Culinary Masters 2016: Kim Floresca and Daniel Ryan

For Christopher Kostow, the creative collaboration between Kim Floresca and Daniel Ryan takes the Western spirit east...

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For Christopher Kostow, the creative collaboration between Kim Floresca and Daniel Ryan takes the Western spirit east.

In 2011, Christopher Kostow seemingly came out of nowhere to earn three Michelin stars at the Restaurant at Meadowood in St. Helena, Calif., where the then 34-year-old chef’s impressive tasting menu incorporated modern techniques and pristine hyper-local ingredients to create a highly personal expression of Napa Valley’s distinctive flavors. Yet anyone who tasted his creations a few years before at Chez TJ in Mountain View knew that Kostow’s future was bright: The Victorian dining room was creaky, and the kitchen equipment was secondhand, but Kostow turned out dishes as fresh as those he currently produces. Today, every preparation on his ever-changing menu at Meadowood continues to reference Napa, whether he is smoking meat over grapevines or pickling the seeds from a prodigious crop of local okra to make white “caviar,” which he serves in a tin accompanied by blini, sour cream, onion, and smoked fish. 

Off the Menu

See Kim Floresca and Daniel Ryan make beef rib eye with heirloom black rice, smoked fat, braised red cabbage, and bitters, a dish from their Culinary Masters Competition menu.

Five years ago, not long before he earned his third star, Kostow was at a critical juncture. His longtime sous chef had left, and an unsolicited résumé from Kim Floresca, a California native, crossed his desk. She and her partner, Daniel Ryan, had begun cooking collaboratively at the Broadmoor Hotel in Colorado Springs, Colo., and gone on to work at some of the best restaurants in the world including Per Se in New York City and El Bulli in Roses, Spain. “She had a résumé like I hadn’t seen before,” Kostow says. “I had one conversation with her, and I knew she was the kind of person who would not let herself fail.”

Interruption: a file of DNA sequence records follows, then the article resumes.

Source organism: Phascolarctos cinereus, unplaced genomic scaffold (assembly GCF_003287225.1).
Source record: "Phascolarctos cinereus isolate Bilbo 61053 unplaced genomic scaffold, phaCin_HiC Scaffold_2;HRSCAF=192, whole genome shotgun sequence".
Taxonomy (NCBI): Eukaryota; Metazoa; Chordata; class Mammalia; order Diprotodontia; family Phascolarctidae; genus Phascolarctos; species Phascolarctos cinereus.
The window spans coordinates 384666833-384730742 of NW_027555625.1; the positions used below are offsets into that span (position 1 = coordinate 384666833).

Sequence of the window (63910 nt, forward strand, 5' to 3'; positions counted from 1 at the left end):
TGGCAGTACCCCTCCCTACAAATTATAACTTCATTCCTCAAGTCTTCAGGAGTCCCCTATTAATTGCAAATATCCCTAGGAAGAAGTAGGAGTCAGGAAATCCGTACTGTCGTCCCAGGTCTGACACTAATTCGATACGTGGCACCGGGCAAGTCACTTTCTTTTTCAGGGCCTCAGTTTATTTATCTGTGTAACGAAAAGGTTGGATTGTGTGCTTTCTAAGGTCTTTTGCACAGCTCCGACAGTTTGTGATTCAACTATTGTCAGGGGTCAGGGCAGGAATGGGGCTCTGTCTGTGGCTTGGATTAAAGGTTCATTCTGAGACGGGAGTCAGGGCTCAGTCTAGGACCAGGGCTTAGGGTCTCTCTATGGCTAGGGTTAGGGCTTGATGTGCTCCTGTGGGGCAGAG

Floresca became the sous chef at Meadowood and then, 18 months later, was promoted to executive sous chef. Ryan left the French Laundry to join her as sous chef, and they resumed their collaboration. They worked together for another 18 months before leaving to take over One in Chapel Hill, N.C. Even though they are thousands of miles away making what Floresca calls “American progressive food with a nod to the South,” they maintain a strong California sensibility—so strong that Kostow nominated the pair as the best up-and-coming chefs cooking in the West Coast style for this year’s Culinary Masters Competition.


Floresca and Ryan’s competition dinner at the Palace Hotel in San Francisco highlights the products of their adopted home. In fact, Floresca brought almost every ingredient for the five-course dinner: lamb tartare sujuk with Parmesan cheese and fried clams; chestnut dumplings; Chicken of the Sea (cobia wrapped in chicken fat and roasted in schmaltz); rib eye encrusted with black rice and smoked beef fat; and a dessert made with cubes of sweet-potato cake, dots of pureed sweet potato and dulce de leche, tangerine sorbet, and shards of orange-blossom meringue. 

On the night of the competition, a staffing problem forced Ryan to remain in North Carolina and Floresca to perform solo. After the tables were cleared, the chef took a deep breath and sat down with her mentor. 

Top Dish: Orange Flavors 

A favorite dish of Kim Floresca’s turned out to be the judges’ favorite, too: Her dessert, called Orange Flavors, was built upon a favorite Southern ingredient, sweet potato, incorporating precise cubes of finely textured sweet-potato cake with creamy dots of pureed sweet potato and dulce de leche. Fresh gooseberries added a tangy note, while bright citrus highlights were introduced with a drizzle of tangerine-and-clove vinaigrette, a dollop of tangerine sorbet, and orange-blossom meringue. “It’s acidic and refreshing,” Floresca says. “Something that cleanses the palate.”